Fayez Tneeb marveled at his organically grown banana tree even though it is failing and rooted in a waste water stream. He and his wife Mona are proprietors of Hakoritana Farm in Tulkarm, located in the northern West Bank only 100 meters from Israel. For the Tneebs, harvesting pesticide-free agriculture that they take to a local market is a constant struggle. The couple’s plot of land is caught between an Israeli factory that manufactures fertilizers and agrochemicals, and Israel’s separation barrier.

Marking Memorial Day in Tel Aviv with Kahanists and Combatants for Peace

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As attendees filed into the Combatants for Peace event, Kahanists lit a candle display outside the venue that commemorate what they claim are Zionists fighters killed since 1860. (Photo: Dan Cohen)

On Tuesday night, a busload of Palestinians from the West Bank and hundreds of Israeli Jews filed into the Tel Aviv Exhibition Grounds to attend a Combatants for Peace event billed as an “Israeli-Palestinian Memorial Day Ceremony: Honoring the Victims, Fighting for Peace.” Kahanist protesters had opposed Palestinian participation in the event and baited attendees as they entered. Dan Cohen reports on the proceedings and finds the Kahanists may be a bit more honest then their liberal Israeli counterparts.

A tale of two Susiyas, or how a Palestinian village was destroyed under the banner of Israeli archeology

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Entrance to Susiya in the south Hebron hills, the West Bank. (Photo: Allison Deger)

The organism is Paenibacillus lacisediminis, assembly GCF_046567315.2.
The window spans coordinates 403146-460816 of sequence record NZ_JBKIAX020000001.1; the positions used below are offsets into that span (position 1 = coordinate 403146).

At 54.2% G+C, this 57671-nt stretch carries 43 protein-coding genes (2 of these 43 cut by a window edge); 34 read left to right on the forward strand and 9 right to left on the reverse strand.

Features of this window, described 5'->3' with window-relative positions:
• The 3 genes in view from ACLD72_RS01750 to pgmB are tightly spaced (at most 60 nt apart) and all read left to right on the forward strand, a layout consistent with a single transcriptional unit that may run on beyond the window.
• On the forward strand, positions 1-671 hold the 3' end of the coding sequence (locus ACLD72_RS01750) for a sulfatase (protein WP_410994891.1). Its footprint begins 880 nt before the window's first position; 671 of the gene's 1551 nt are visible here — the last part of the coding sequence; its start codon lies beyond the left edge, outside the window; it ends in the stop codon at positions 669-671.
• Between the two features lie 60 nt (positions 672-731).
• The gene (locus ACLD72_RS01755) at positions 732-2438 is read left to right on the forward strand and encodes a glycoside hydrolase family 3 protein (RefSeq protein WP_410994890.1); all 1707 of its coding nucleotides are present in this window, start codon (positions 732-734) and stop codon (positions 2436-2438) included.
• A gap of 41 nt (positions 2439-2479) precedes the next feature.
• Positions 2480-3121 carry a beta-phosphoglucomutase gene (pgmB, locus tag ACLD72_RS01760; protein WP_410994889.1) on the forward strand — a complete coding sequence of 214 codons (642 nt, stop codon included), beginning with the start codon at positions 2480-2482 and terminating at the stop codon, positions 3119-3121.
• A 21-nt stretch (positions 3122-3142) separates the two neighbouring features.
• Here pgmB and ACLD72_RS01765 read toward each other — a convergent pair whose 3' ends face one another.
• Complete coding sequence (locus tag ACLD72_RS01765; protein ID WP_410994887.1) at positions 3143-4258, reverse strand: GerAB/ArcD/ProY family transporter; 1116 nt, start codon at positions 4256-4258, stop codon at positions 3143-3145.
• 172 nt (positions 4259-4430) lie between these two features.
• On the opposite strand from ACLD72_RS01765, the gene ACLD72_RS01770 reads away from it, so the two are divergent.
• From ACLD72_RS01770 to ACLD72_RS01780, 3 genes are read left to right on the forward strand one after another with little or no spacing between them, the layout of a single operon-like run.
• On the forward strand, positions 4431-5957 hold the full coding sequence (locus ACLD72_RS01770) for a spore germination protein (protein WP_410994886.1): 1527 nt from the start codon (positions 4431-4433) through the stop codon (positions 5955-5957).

Hiam al-Nawaja dreams to live in what she calls a “normal house.” The 23-year old mother of three small children and sheepherder manages in a cinder block frame insulated with a tarp a typical modest home in Susiya, a pastoral Palestinian village set in the rolling south Hebron Hills in the West Bank. Yet a few short decades ago Susiya’s residents had sturdy stone structures built over ancient caves on a hilltop one kilometer from where their town stands today. The former location, “old Susiya,” is close enough that al-Nawaja can see bulldozed remains from her kitchen window. It was destroyed in 1986 when Israel dismantled the town’s mosque to uncover an ancient Jewish synagogue dating back to the sixth century.

Joint List leads march to Jerusalem demanding recognition and equal rights for Bedouin

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Ayman Odeh (2L) and Fadi Masamra (R) outside of Beersheva during the Bedouin March for Recognition from the Negev to Jerusalem, Thursday, March 26, 2015. (Photo: Allison Deger)